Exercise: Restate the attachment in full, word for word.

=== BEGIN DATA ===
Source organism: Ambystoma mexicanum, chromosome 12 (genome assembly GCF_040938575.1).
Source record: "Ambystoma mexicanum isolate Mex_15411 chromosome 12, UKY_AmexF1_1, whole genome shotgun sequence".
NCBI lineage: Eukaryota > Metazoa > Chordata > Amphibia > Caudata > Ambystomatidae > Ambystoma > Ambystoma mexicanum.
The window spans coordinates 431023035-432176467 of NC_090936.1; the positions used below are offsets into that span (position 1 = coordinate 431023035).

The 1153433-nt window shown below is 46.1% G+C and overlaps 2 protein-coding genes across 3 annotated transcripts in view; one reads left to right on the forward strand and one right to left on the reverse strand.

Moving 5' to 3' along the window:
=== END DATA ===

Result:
Source organism: Ambystoma mexicanum, chromosome 12 (genome assembly GCF_040938575.1).
Source record: "Ambystoma mexicanum isolate Mex_15411 chromosome 12, UKY_AmexF1_1, whole genome shotgun sequence".
NCBI lineage: Eukaryota > Metazoa > Chordata > Amphibia > Caudata > Ambystomatidae > Ambystoma > Ambystoma mexicanum.
The window spans coordinates 431023035-432176467 of NC_090936.1; the positions used below are offsets into that span (position 1 = coordinate 431023035).

The 1153433-nt window shown below is 46.1% G+C and overlaps 2 protein-coding genes across 3 annotated transcripts in view; one reads left to right on the forward strand and one right to left on the reverse strand.

Moving 5' to 3' along the window: